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The months are passing since the start outbreak of war in Sudan, where the army and the Rapid Support Forces are sacrificing the country and the Sudanese people for their own interests, power and greed. The war, which started on 15 April, has displaced some 2.2 million people, including more than half a million Sudanese men and women who have sought refuge in the neighbouring countries.

The United Nations estimates that around 25 million people in Sudan are currently in need of urgent humanitarian assistance, and two thirds of hospitals are no longer functioning due to shortages of electricity, materials, supplies and staff and exposure to danger. People are suffering from shortages of food, water, medicine and fuel, markets and shops are closed and the arrival of humanitarian aid is almost impossible.

The fighting is the most intense in the capital, where about a quarter of the population lives. Even before the war, Khartoum was suffering from a lack of infrastructure, poor roads, collapsing water and sewage systems, power cuts and poor living conditions. Now the situation is unimaginable, the destruction of the existing infrastructure is enormous. Members of the Rapid Support Forces are hiding in civilian buildings, taking civilians hostage, and the army is prepared to bomb houses and hospitals in order to hold on to power.

Khartoum has also been the commercial centre of the country - continued fighting in the city will therefore have negative consequences for other areas. The rainy season is approaching, the season when farmers buy seeds, fuel and fertiliser to plant crops. The unavailability of these goods means that there will be no harvest this year, and this will lead to further humanitarian disaster for Sudan.

Although the fighting is most intense in the capital and in West Darfur, where, according to reports, ethnic cleansing is happening, the conflict is spreading dangerously to other areas of Sudan. There are many ethnic groups living in Sudan, speaking more than a hundred different languages and dialects, with their own cultures, customs and ways of life.

In the more than 65 years since the establishment of an independent Sudan, the elites there have failed to establish a system and a state that would protect all its citizens, regardless of ethnicity, religion, gender, etc. There has never been an agreement on the fair sharing of political power and natural resources, which has also resulted in the current conflict, which, if not resolved quickly, could lead to the disintegration of a functioning state and cause instability in the entire region.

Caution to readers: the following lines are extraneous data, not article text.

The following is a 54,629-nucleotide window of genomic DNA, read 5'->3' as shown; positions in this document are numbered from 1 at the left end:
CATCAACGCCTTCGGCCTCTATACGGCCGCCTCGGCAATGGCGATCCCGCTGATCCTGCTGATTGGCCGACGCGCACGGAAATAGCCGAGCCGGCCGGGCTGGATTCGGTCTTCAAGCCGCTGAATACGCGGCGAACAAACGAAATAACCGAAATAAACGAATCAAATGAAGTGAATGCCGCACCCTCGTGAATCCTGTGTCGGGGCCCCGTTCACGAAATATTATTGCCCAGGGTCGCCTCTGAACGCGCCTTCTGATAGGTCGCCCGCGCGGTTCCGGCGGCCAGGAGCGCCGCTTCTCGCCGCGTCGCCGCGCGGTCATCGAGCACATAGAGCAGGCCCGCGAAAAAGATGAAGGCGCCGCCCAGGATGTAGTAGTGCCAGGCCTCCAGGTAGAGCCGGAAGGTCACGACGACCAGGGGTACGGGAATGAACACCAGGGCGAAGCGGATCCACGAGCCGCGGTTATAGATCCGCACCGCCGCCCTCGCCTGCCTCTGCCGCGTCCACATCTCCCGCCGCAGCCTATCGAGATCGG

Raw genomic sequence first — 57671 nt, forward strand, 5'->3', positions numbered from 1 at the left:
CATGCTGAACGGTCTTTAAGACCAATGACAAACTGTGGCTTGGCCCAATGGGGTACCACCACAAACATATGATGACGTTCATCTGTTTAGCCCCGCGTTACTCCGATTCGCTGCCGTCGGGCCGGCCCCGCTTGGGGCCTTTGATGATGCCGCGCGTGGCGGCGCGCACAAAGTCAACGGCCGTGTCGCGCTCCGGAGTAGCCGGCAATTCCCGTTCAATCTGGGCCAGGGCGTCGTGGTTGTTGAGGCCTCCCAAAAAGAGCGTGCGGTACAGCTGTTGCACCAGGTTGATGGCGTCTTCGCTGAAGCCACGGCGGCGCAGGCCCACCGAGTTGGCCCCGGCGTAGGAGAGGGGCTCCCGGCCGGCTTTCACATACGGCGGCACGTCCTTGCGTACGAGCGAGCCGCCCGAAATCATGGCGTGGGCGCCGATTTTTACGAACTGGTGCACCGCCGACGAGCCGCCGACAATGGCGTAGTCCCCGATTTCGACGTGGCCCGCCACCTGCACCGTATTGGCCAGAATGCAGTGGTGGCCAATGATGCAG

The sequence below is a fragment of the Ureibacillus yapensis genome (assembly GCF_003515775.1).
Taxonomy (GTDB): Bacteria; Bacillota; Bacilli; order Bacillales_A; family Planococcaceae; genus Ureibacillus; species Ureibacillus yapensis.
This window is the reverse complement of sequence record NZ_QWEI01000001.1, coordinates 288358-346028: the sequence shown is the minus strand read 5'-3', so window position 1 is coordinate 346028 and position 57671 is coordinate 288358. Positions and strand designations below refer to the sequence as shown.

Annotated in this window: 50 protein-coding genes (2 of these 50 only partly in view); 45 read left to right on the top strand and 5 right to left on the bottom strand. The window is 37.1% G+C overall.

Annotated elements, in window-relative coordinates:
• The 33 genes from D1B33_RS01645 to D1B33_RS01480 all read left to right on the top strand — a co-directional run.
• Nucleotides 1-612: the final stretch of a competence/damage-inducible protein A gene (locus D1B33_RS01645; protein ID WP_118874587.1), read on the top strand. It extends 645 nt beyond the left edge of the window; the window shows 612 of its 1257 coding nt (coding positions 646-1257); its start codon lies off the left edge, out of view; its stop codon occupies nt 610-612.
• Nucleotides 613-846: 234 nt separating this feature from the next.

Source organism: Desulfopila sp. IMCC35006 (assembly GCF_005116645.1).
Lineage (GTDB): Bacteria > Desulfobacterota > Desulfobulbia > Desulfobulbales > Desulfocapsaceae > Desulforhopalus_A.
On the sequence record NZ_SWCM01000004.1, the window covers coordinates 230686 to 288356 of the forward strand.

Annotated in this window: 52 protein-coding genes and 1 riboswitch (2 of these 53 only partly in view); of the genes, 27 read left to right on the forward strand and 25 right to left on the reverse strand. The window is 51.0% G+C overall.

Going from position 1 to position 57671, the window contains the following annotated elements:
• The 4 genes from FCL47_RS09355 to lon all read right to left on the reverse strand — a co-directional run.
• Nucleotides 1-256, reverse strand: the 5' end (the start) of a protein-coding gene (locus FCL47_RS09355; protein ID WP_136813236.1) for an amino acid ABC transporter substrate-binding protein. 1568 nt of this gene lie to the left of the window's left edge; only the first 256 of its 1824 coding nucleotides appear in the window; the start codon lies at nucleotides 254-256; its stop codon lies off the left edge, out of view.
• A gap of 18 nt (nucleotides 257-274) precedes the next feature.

Institute Circle has been active in Sudan for two years, in cooperation with local NGO Hope and with funding from the Ministry of Foreign and European Affairs of Slovenia. The activities are taking place in South Darfur, where the situation is stable for the time being, but the needs are also increasing due to refugees from other areas of Darfur. There is a shortage of basic goods such as medicine, food and other supplies. Markets and shops in Niyala, the capital of South Darfur, which were exposed to looting and pillaging at the beginning of the conflict, are now closed, and trade routes from neighbouring African countries and Khartoum are largely blocked or impassable due to the presence of the army or Rapid Support Forces.

In the rural communities where Institute Circle works, the situation is calm. We hope that sufficient seeds will be available on the local market to enable farmers to sow them during the rainy season and later harvest the cereals on which they depend. While activities related to the building of complex and costly infrastructure, such as solar water pumps, are on hold, we are focusing on providing emergency psychosocial assistance to victims of violence. Time will tell how the conflict will unfold, but the fact is that, as UN Secretary-General Antonio Guterres has pointed out, Sudan is plunging into a spiral of death and destruction at an 'unprecedented speed and scale', and there is little time left to prevent the collapse of a country where, at the moment, even humanitarian aid can hardly get in.


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